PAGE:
Snail mucin, the unethical and barbaric side of beauty

The inhumane side of beauty

The Ethical and Practical Concerns of Snail Mucin in Skincare

Snail mucin, also known as snail secretion filtrate, has gained popularity in the skincare industry for its myriad benefits, including enhancing skin hydration, reducing wrinkles, and improving skin texture. However, the extraction of snail mucin raises significant ethical questions, as it involves processes that can be stressful and harmful to the snails.

CONTENT SUMMARY

The Ethical and Practical Concerns of Snail Mucin in Skincare

What mucin is

Mucins, or mucus, are a highly glycosylated protein family that various animals secrete for adhesion, hydration, and lubrication.

Glycosylation is the process of covalently attaching a carbohydrate sugar (donor) to a hydroxyl group or other functional group of lipids, proteins or any other organic molecule (acceptor) through an enzymatic reaction (by glycosyl-transferases).

An ancient Ingredient

The fascination with the mucus left by snails and slugs traces back to ancient Greece. They valued the mucus for its properties in reducing inflammation and the visible signs of aging.

Comprehensive chemical composition of snail mucin

Snail mucin is rich in a variety of bioactive compounds that contribute to its effectiveness in skin care:

  1. Glycoproteins: These proteins play a key role in increasing collagen production and enhancing the skin's natural healing processes.
  2. Hyaluronic Acid: Known for its intense moisture-retention properties, it helps keep the skin hydrated and plump.
  3. Glycolic Acid: This alpha hydroxy acid (AHA) aids in exfoliation, removing dead skin cells and revealing brighter, younger-looking skin.
  4. Elastin: Contributes to the skin’s elasticity, helping it to appear firmer and more youthful.
  5. Proteins and Peptides: Essential for maintaining the integrity of the skin barrier and improving skin texture.
  6. Antimicrobial Peptides: Offer protection against bacteria and other pathogens, potentially reducing acne and skin infections.
  7. Enzymes: Assist in breaking down dead skin cells and aiding in skin renewal.

Unethical mucin extraction processes and ethical concerns

The conventional method for harvesting snail mucin involves placing snails in environments that cause stress to stimulate the secretion of mucin. This often involves exposing snails to salt or other chemicals, irritating them and causing them to secrete mucin as a defense mechanism.

Another method involves the application electrical stimulation. The voltage is often applied at short intervals and never exceeding 1000 volts. This induces stress on snails which requires them to be fed and hydrated prior to subsequent extraction.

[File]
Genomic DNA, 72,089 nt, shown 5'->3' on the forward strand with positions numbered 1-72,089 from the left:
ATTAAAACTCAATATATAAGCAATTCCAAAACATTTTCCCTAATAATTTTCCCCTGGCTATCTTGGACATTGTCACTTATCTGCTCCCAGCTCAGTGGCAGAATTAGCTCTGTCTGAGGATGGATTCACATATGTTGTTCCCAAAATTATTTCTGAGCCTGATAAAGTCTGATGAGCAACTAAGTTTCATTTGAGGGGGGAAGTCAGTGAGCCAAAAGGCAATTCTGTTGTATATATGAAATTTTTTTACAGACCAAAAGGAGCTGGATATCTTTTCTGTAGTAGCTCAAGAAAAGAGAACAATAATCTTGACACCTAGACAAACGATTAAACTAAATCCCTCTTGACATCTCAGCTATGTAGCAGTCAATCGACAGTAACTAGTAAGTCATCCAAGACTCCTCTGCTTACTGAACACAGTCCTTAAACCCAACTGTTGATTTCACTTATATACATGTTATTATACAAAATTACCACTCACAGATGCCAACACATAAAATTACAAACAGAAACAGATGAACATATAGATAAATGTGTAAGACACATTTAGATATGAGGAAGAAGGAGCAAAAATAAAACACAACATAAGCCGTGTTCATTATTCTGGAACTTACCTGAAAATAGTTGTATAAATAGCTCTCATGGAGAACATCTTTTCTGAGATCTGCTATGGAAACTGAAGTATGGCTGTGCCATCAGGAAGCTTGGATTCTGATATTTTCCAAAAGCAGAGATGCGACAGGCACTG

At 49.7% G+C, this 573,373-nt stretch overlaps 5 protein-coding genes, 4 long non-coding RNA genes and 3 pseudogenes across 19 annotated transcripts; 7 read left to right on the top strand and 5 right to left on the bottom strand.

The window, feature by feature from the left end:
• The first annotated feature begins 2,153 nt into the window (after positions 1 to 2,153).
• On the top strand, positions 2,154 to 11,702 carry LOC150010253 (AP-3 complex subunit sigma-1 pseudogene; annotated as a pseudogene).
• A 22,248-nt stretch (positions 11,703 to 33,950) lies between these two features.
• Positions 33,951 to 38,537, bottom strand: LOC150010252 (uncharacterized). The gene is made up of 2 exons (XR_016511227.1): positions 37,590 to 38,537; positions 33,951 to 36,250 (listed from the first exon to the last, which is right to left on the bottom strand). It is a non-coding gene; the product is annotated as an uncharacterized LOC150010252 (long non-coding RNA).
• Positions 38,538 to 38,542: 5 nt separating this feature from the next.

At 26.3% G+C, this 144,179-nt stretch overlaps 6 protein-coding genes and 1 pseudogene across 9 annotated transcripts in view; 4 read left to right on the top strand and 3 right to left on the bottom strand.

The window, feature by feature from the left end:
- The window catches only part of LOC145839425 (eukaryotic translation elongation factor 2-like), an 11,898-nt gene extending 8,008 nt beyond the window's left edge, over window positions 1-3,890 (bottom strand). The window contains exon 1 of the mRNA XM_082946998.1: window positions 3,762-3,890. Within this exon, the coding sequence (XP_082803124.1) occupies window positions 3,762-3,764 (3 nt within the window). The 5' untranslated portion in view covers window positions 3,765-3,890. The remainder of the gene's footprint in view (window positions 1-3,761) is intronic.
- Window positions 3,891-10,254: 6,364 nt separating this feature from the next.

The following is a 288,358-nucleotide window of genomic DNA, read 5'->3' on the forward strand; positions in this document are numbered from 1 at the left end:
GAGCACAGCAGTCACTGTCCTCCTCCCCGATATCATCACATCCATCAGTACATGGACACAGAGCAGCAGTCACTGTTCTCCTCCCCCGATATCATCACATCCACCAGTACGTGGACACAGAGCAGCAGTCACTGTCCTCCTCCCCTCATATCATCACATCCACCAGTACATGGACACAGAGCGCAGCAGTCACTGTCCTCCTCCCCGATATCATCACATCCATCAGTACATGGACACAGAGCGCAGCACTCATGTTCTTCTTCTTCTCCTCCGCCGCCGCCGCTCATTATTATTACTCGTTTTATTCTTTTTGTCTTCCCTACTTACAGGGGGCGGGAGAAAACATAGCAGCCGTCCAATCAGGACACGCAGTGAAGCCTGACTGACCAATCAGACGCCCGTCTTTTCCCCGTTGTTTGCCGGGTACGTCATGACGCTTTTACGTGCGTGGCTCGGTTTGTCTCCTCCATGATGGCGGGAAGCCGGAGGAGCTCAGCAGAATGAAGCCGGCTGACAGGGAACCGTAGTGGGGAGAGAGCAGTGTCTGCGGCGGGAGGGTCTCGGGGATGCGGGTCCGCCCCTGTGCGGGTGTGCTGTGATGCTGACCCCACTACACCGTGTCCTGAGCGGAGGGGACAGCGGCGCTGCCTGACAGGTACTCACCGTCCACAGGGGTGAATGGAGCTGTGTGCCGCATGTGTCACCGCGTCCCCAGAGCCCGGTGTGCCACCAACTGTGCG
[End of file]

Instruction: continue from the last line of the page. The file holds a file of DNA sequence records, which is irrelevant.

Through cracking the shell of a snail, the soft body of the snail is induced to create more mucus.

No matter which method is used to extract the mucus from snails, each method equally cruel just in the name of beauty.

Such practices not only raise ethical concerns regarding animal welfare but also pose questions about the sustainability and humanity of using snail mucin for medical or cosmetic products.

    Cruelty-free alternatives to snail mucin

    The extraction of snail mucin involves conditions that can cause stress and harm to the snails, such as environmental stressors or mechanical stimulation to encourage mucin production. This practice raises ethical concerns regarding animal welfare.

    Given the ethical implications, there is a growing demand for cruelty-free alternatives that offer similar benefits without harming animals:

    1. Hyaluronic Acid: Sourced from the fermentation of plants like wheat and soy, hyaluronic acid mirrors the hydrating properties of snail mucin.
    2. Aloe Vera: This plant extract is renowned for its soothing and healing properties, making it a perfect substitute for the reparative effects of snail mucin.
    3. Plant Peptides: Offering similar benefits to the glycoproteins in snail mucin, plant peptides help in skin rejuvenation and collagen stimulation.

    The Dangers of Counterfeit Snail Mucin Products

    With the rise in popularity of snail mucin, the market has seen an influx of counterfeit products. These products often contain impure or diluted forms of snail mucin, which may not provide the desired skincare benefits and could potentially cause adverse reactions. Consumers should be vigilant and seek products from reputable sources that provide clear and honest information about their ingredients.

    While snail mucin has proven skincare benefits, the ethical issues surrounding its extraction cannot be overlooked. Consumers who prioritize animal welfare and environmental sustainability are increasingly turning to plant-based alternatives that provide similar benefits without compromising ethical standards. As awareness continues to grow, the shift towards cruelty-free alternatives is likely to gain further momentum, encouraging more brands to invest in ethical ingredient sourcing and product development.

     

    References

    1. "Glycosylation." *ScienceDirect*, www.sciencedirect.com/topics/chemistry/glycosylation#:~:text=Glycosylation%20is%20the%20process%20of,(by%20glycosyl%2Dtransferases).
    2. McDermott, Maxwell, et al. "Advancing Discovery of Snail Mucins Function and Application." *Frontiers in Bioengineering and Biotechnology*, vol. 9, 11 Oct. 2021, doi:10.3389/fbioe.2021.734023. www.ncbi.nlm.nih.gov/pmc/articles/PMC8542881/
    3. Cerullo, A.R., McDermott, M.B., Pepi, L.E., et al. "Comparative Mucomic Analysis of Three Functionally Distinct Cornu Aspersum Secretions." *Nature Communications*, vol. 14, 5361, 2023, doi:10.1038/s41467-023-41094-z.
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